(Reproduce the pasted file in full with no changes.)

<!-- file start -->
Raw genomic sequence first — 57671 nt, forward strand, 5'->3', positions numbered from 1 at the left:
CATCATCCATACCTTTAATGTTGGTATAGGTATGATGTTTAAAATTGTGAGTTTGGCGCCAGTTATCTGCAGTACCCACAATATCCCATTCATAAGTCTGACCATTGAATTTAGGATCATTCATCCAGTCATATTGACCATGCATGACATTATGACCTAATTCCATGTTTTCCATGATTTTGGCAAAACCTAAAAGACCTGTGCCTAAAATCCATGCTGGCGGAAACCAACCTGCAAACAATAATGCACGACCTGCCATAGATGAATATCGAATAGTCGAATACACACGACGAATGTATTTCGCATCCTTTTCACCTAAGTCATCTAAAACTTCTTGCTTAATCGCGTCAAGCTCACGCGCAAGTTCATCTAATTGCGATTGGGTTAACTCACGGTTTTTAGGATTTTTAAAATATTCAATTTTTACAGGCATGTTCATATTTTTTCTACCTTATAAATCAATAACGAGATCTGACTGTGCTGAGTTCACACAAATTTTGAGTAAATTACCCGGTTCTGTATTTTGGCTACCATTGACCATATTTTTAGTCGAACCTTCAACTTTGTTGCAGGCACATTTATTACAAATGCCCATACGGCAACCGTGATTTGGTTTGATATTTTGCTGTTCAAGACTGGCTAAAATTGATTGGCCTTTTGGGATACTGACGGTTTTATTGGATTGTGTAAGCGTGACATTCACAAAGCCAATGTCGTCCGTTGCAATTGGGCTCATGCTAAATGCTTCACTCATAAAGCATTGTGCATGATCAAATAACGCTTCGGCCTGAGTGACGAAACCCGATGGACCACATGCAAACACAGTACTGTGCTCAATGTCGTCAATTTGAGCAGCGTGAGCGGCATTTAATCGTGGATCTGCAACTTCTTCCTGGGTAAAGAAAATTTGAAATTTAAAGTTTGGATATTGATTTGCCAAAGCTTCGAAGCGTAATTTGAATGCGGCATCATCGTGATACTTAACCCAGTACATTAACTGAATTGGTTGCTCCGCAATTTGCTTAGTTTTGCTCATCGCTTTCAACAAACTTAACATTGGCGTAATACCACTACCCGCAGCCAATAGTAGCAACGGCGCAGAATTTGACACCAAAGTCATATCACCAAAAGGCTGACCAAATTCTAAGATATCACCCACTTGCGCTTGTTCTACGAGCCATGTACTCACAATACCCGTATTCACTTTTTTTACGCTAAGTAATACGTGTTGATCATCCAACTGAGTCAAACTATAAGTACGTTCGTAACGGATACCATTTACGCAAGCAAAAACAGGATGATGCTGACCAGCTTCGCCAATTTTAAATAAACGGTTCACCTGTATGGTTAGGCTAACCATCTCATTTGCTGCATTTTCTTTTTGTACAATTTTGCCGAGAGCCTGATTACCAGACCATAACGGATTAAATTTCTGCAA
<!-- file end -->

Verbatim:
Raw genomic sequence first — 57671 nt, forward strand, 5'->3', positions numbered from 1 at the left:
CATCATCCATACCTTTAATGTTGGTATAGGTATGATGTTTAAAATTGTGAGTTTGGCGCCAGTTATCTGCAGTACCCACAATATCCCATTCATAAGTCTGACCATTGAATTTAGGATCATTCATCCAGTCATATTGACCATGCATGACATTATGACCTAATTCCATGTTTTCCATGATTTTGGCAAAACCTAAAAGACCTGTGCCTAAAATCCATGCTGGCGGAAACCAACCTGCAAACAATAATGCACGACCTGCCATAGATGAATATCGAATAGTCGAATACACACGACGAATGTATTTCGCATCCTTTTCACCTAAGTCATCTAAAACTTCTTGCTTAATCGCGTCAAGCTCACGCGCAAGTTCATCTAATTGCGATTGGGTTAACTCACGGTTTTTAGGATTTTTAAAATATTCAATTTTTACAGGCATGTTCATATTTTTTCTACCTTATAAATCAATAACGAGATCTGACTGTGCTGAGTTCACACAAATTTTGAGTAAATTACCCGGTTCTGTATTTTGGCTACCATTGACCATATTTTTAGTCGAACCTTCAACTTTGTTGCAGGCACATTTATTACAAATGCCCATACGGCAACCGTGATTTGGTTTGATATTTTGCTGTTCAAGACTGGCTAAAATTGATTGGCCTTTTGGGATACTGACGGTTTTATTGGATTGTGTAAGCGTGACATTCACAAAGCCAATGTCGTCCGTTGCAATTGGGCTCATGCTAAATGCTTCACTCATAAAGCATTGTGCATGATCAAATAACGCTTCGGCCTGAGTGACGAAACCCGATGGACCACATGCAAACACAGTACTGTGCTCAATGTCGTCAATTTGAGCAGCGTGAGCGGCATTTAATCGTGGATCTGCAACTTCTTCCTGGGTAAAGAAAATTTGAAATTTAAAGTTTGGATATTGATTTGCCAAAGCTTCGAAGCGTAATTTGAATGCGGCATCATCGTGATACTTAACCCAGTACATTAACTGAATTGGTTGCTCCGCAATTTGCTTAGTTTTGCTCATCGCTTTCAACAAACTTAACATTGGCGTAATACCACTACCCGCAGCCAATAGTAGCAACGGCGCAGAATTTGACACCAAAGTCATATCACCAAAAGGCTGACCAAATTCTAAGATATCACCCACTTGCGCTTGTTCTACGAGCCATGTACTCACAATACCCGTATTCACTTTTTTTACGCTAAGTAATACGTGTTGATCATCCAACTGAGTCAAACTATAAGTACGTTCGTAACGGATACCATTTACGCAAGCAAAAACAGGATGATGCTGACCAGCTTCGCCAATTTTAAATAAACGGTTCACCTGTATGGTTAGGCTAACCATCTCATTTGCTGCATTTTCTTTTTGTACAATTTTGCCGAGAGCCTGATTACCAGACCATAACGGATTAAATTTCTGCAA